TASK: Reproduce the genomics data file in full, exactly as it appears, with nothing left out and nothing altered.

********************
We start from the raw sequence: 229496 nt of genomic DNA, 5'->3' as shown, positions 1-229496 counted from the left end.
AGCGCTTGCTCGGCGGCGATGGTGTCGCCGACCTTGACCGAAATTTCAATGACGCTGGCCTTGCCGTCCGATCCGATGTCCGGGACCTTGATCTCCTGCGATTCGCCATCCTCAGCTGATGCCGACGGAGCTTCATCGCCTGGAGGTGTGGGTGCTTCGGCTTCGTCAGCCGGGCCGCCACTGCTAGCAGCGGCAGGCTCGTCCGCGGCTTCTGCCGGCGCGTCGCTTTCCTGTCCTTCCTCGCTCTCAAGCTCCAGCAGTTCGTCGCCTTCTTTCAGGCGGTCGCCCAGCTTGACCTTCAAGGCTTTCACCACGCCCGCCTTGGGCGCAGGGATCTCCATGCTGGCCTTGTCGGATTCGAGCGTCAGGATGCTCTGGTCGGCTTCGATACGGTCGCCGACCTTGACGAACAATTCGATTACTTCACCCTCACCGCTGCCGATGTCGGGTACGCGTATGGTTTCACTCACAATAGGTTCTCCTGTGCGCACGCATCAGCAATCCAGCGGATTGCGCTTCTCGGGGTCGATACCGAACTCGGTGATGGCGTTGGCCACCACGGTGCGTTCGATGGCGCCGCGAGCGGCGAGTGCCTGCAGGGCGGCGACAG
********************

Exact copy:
We start from the raw sequence: 229496 nt of genomic DNA, 5'->3' as shown, positions 1-229496 counted from the left end.
AGCGCTTGCTCGGCGGCGATGGTGTCGCCGACCTTGACCGAAATTTCAATGACGCTGGCCTTGCCGTCCGATCCGATGTCCGGGACCTTGATCTCCTGCGATTCGCCATCCTCAGCTGATGCCGACGGAGCTTCATCGCCTGGAGGTGTGGGTGCTTCGGCTTCGTCAGCCGGGCCGCCACTGCTAGCAGCGGCAGGCTCGTCCGCGGCTTCTGCCGGCGCGTCGCTTTCCTGTCCTTCCTCGCTCTCAAGCTCCAGCAGTTCGTCGCCTTCTTTCAGGCGGTCGCCCAGCTTGACCTTCAAGGCTTTCACCACGCCCGCCTTGGGCGCAGGGATCTCCATGCTGGCCTTGTCGGATTCGAGCGTCAGGATGCTCTGGTCGGCTTCGATACGGTCGCCGACCTTGACGAACAATTCGATTACTTCACCCTCACCGCTGCCGATGTCGGGTACGCGTATGGTTTCACTCACAATAGGTTCTCCTGTGCGCACGCATCAGCAATCCAGCGGATTGCGCTTCTCGGGGTCGATACCGAACTCGGTGATGGCGTTGGCCACCACGGTGCGTTCGATGGCGCCGCGAGCGGCGAGTGCCTGCAGGGCGGCGACAG